1887
Volume 29 Number 1
  • ISSN 0774-5141
  • E-ISSN: 1569-9676
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Abstract

Jakobson (1957) bases the analysis of mood on a three-part structure that crucially involves two participant variables. Although the definition of evidentiality in Jakobson (1957) differs in some fundamental ways, it also allows for the explication of a participant structure inherent in evidential meanings. In this paper I argue that by exploring the interaction between these participant structures in multiple-perspective constructions and in reported speech, the framework proposed in Jakobson (1957) enables us to systematically examine phenomena that are typically assumed to arise in evidential expressions as pragmatic effects, particularly ‘commitment effects’ and evidential interpretations of modals. I propose that this approach present us with a principled account of stance meanings (Du Bois 2007), more particularly, of the semantic and pragmatic interaction between modal and evidential meanings, based on their semantic structure.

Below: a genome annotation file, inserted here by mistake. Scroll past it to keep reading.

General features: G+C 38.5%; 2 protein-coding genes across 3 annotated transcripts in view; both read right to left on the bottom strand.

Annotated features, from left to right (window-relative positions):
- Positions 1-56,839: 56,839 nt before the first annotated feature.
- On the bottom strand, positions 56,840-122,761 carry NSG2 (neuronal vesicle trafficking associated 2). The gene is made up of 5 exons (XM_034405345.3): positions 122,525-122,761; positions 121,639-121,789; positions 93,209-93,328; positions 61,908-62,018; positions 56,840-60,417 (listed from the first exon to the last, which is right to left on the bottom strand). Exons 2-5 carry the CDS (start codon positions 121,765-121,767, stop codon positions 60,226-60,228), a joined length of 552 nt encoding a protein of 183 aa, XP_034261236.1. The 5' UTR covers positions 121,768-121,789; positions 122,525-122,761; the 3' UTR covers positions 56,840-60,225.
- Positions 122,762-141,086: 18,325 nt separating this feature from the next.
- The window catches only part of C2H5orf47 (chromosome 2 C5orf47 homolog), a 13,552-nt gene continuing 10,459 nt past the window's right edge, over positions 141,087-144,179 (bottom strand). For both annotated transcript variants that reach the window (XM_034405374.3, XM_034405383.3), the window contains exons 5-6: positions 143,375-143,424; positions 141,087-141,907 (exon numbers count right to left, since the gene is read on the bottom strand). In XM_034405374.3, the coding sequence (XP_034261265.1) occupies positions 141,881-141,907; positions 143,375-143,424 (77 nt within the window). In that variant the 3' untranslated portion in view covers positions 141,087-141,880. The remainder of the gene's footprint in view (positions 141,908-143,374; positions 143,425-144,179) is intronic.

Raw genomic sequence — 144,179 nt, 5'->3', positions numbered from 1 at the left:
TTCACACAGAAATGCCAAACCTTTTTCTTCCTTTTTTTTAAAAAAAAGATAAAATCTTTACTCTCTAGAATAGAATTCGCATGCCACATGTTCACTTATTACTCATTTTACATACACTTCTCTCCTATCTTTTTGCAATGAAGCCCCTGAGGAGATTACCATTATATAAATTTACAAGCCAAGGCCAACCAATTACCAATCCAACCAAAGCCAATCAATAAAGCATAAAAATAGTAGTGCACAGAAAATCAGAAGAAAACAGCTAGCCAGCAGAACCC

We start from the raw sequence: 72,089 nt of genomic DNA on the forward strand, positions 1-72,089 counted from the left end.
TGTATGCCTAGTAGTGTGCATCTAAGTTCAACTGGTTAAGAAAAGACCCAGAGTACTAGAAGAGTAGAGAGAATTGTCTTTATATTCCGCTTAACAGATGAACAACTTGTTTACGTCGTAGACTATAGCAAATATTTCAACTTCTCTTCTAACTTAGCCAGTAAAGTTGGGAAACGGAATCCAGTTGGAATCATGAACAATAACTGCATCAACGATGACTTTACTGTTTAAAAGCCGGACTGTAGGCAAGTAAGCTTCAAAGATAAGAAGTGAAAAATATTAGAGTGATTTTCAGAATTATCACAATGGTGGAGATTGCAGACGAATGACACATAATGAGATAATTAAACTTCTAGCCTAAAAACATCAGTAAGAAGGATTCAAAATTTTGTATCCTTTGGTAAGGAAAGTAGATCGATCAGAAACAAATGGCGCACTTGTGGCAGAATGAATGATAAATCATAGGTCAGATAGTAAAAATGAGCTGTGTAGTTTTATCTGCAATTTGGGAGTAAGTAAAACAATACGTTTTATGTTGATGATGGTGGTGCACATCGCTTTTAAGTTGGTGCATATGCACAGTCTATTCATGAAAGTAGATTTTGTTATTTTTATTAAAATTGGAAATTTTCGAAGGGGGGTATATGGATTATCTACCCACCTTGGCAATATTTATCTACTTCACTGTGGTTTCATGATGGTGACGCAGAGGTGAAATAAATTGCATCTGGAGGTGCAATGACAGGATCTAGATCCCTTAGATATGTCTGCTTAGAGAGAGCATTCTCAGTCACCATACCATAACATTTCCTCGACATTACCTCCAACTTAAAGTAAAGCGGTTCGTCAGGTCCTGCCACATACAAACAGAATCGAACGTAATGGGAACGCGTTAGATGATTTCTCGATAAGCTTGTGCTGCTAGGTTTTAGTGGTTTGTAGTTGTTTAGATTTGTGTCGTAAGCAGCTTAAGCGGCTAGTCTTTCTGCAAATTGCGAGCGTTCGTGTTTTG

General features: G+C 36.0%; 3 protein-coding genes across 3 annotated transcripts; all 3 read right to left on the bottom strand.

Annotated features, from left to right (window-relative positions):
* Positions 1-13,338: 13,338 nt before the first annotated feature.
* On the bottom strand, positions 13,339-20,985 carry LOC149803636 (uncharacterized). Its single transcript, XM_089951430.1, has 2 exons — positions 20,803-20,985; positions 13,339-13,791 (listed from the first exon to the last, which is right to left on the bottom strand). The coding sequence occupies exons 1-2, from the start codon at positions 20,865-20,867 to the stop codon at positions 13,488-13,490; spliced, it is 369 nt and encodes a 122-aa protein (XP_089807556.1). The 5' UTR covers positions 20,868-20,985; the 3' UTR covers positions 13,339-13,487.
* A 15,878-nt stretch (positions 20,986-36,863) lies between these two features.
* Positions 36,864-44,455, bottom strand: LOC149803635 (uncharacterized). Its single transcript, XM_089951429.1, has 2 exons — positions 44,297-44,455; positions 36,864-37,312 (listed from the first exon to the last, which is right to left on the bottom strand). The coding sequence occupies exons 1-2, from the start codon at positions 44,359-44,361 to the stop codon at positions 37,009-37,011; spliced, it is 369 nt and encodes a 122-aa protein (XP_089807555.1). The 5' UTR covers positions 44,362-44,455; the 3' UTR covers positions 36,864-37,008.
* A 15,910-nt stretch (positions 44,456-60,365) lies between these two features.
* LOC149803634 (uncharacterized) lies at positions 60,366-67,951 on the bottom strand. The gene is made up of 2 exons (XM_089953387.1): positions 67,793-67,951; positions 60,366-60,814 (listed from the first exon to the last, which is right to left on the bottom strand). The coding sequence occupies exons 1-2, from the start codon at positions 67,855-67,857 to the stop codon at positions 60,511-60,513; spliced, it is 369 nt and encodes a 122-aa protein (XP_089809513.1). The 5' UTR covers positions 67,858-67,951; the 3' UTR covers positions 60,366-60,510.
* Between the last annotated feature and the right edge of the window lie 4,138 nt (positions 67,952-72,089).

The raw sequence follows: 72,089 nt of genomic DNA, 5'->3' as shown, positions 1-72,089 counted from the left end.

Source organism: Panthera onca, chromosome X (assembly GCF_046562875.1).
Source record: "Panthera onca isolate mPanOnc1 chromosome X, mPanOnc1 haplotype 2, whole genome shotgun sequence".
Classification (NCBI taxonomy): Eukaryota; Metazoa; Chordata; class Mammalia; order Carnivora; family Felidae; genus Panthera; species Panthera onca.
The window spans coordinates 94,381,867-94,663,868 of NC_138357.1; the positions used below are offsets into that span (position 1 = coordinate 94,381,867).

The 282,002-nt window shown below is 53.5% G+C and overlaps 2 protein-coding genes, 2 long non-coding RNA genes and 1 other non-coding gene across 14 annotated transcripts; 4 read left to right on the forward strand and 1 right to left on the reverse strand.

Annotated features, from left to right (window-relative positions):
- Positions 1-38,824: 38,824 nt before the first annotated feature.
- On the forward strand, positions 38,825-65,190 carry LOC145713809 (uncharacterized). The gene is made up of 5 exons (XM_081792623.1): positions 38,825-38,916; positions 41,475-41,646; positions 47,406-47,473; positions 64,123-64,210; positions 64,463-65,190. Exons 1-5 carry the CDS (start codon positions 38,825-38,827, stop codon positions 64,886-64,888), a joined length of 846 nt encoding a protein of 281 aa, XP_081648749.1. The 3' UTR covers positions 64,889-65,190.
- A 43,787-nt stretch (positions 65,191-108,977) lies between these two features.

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/content/journals/10.1075/bjl.29.09spr
2015-12-30
2019-10-17
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  • Article Type: Research Article
Keyword(s): pragmatics , reported speech , Roman O. Jakobson , semantics and stance
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